On July 14th we crossed the one hundred and eightieth meridian, and underwent a novel experience. We went to bed Thursday night and woke up Saturday morning. We had no Friday: the 15th was scratched off the calendar. The men claimed two days rations; the sergeants had to leave a blank in the report books, and all kinds of confusion arose.

One moonlit night, scarcely a week afterwards, we beheld a splendid sight. An active volcano was seen rising abruptly from the sea, and was blazing away scarcely a mile away from us. All hands crowded the decks admiring the scene, but one man with no poetry in his soul was heard to remark, “It beats the devil; this is the first land in 13 days, and it’s on fire.”

Our troubles began about this time. First the ice gave out and our meat spoiled. The potatoes rotted and had to be thrown overboard. The water became brackish, and as a result we had no good coffee. But the men endured it all with Spartan fortitude, and when we came near another ship would sing out, “Come over and eat pie with us.” One day when the rations were slimmer than usual, they were saying, “Man shall not live by bread alone, he shall have water with it.” Our drinking water was sickening, and one cannot help but admire the grim humor of a soldier taking a cup of water and blowing on it to cool it.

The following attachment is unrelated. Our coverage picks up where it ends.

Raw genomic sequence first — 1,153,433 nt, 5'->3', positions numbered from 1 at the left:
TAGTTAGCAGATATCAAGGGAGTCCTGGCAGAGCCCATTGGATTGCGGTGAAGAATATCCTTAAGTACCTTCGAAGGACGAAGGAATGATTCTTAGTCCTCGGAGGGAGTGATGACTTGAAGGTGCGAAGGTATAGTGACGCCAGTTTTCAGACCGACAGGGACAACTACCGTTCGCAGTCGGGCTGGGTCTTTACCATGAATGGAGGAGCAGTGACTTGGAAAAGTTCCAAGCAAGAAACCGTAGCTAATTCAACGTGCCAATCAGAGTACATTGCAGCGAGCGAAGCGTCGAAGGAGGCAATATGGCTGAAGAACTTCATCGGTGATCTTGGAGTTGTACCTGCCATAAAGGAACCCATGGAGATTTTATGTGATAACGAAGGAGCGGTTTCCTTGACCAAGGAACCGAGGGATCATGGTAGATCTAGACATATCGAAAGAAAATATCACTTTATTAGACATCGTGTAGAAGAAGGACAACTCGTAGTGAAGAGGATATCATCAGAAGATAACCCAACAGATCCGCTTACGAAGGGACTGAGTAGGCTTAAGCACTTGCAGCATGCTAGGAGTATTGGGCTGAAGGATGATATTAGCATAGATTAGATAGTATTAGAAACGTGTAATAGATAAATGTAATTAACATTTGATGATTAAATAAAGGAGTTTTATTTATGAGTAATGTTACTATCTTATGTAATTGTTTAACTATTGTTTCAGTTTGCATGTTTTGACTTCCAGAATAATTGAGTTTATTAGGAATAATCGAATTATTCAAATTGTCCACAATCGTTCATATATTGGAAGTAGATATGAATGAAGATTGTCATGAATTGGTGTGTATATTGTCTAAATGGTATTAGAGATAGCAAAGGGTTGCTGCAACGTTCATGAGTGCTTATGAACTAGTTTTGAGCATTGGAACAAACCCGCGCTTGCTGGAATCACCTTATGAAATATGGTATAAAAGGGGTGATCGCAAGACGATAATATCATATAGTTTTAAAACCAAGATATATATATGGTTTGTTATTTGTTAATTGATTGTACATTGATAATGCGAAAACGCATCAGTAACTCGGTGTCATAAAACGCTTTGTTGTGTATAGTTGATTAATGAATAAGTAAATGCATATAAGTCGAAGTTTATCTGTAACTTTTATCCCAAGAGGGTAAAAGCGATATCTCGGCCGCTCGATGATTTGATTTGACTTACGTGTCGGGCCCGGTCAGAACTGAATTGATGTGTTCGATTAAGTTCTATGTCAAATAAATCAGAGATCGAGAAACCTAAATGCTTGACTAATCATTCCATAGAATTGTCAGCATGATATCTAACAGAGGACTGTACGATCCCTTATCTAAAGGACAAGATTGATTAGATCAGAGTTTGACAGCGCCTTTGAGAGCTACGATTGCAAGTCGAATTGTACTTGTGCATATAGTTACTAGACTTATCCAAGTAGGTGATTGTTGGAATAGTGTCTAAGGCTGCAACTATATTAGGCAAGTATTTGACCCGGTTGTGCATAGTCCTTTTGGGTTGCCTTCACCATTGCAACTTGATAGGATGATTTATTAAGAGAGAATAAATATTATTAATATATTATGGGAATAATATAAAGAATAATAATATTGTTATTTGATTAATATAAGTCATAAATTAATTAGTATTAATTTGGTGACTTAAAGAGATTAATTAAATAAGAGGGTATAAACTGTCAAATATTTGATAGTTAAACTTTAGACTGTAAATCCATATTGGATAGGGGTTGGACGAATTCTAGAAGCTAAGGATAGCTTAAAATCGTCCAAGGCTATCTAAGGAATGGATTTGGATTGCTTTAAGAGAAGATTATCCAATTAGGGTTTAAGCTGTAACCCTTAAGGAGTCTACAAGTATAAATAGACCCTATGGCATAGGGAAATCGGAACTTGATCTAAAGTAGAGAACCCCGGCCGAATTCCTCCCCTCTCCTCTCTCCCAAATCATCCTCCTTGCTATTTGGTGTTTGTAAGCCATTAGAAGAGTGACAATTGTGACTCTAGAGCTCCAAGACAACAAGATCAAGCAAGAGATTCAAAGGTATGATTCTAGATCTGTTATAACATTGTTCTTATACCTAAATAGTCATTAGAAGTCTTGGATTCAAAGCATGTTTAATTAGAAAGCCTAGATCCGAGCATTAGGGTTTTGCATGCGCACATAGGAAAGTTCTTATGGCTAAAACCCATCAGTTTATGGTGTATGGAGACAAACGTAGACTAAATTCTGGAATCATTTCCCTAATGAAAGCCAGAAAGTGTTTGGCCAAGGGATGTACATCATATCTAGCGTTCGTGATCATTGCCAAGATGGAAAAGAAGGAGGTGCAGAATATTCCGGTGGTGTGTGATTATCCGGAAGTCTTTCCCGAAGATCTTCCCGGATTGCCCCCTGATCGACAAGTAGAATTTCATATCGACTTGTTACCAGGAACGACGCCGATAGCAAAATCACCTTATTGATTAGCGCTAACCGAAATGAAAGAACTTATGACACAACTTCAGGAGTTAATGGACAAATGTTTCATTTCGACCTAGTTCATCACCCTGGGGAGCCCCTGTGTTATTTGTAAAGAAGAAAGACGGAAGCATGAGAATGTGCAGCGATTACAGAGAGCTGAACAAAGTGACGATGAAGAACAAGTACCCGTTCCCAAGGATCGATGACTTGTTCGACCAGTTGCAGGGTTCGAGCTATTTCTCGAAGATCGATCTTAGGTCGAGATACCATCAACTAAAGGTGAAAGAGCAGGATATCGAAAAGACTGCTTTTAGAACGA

It is remarkable that in our 30 days on the water we have sighted no craft, and had no news of the outside world. Our latest paper is just one month old today, and that is a long time when war is going on. Has peace been declared, or is the whole world involved in war? We will arrive in Manila August 1st, but will Dewey welcome us, or will we be imprisoned by Carzara? No one knows anything and morning papers would find ready sale at $1 each.

July 24 — Have encountered the southeast monsoon, and the weather cool and rainy. Sighted the island of Luzon this morning, and have been coasting along it a few hours. Whatever ideas we had of peace being declared were dispelled this afternoon. We sighted an old ware house ashore and with the aid of glasses, discerned uniformed men on top of it waving the Spanish flag at us. Our captain immediately ran up the Stars and Stripes to the masthead, and our men sent up a fierce cheer. They implored him to turn to shore, but of course it could not be done without the general’s consent.